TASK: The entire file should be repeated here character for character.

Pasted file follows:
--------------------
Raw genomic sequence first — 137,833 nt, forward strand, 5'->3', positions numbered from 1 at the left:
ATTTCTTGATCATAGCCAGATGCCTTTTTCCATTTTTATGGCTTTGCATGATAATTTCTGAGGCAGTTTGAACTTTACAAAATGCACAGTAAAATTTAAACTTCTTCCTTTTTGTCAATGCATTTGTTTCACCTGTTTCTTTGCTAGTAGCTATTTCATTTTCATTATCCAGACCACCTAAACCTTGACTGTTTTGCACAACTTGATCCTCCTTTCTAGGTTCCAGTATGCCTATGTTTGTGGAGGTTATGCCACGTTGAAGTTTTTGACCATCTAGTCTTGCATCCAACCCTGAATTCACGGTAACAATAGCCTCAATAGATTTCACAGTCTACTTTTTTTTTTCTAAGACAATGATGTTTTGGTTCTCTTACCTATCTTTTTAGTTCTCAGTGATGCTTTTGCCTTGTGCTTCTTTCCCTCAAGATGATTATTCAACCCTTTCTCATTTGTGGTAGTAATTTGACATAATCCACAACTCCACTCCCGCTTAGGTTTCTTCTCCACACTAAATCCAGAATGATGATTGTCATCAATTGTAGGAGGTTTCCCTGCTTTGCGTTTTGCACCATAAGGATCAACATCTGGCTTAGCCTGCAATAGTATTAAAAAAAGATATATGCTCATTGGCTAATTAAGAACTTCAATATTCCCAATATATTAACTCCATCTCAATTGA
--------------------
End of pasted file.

Raw genomic sequence first — 137,833 nt, forward strand, 5'->3', positions numbered from 1 at the left:
ATTTCTTGATCATAGCCAGATGCCTTTTTCCATTTTTATGGCTTTGCATGATAATTTCTGAGGCAGTTTGAACTTTACAAAATGCACAGTAAAATTTAAACTTCTTCCTTTTTGTCAATGCATTTGTTTCACCTGTTTCTTTGCTAGTAGCTATTTCATTTTCATTATCCAGACCACCTAAACCTTGACTGTTTTGCACAACTTGATCCTCCTTTCTAGGTTCCAGTATGCCTATGTTTGTGGAGGTTATGCCACGTTGAAGTTTTTGACCATCTAGTCTTGCATCCAACCCTGAATTCACGGTAACAATAGCCTCAATAGATTTCACAGTCTACTTTTTTTTTTCTAAGACAATGATGTTTTGGTTCTCTTACCTATCTTTTTAGTTCTCAGTGATGCTTTTGCCTTGTGCTTCTTTCCCTCAAGATGATTATTCAACCCTTTCTCATTTGTGGTAGTAATTTGACATAATCCACAACTCCACTCCCGCTTAGGTTTCTTCTCCACACTAAATCCAGAATGATGATTGTCATCAATTGTAGGAGGTTTCCCTGCTTTGCGTTTTGCACCATAAGGATCAACATCTGGCTTAGCCTGCAATAGTATTAAAAAAAGATATATGCTCATTGGCTAATTAAGAACTTCAATATTCCCAATATATTAACTCCATCTCAATTGA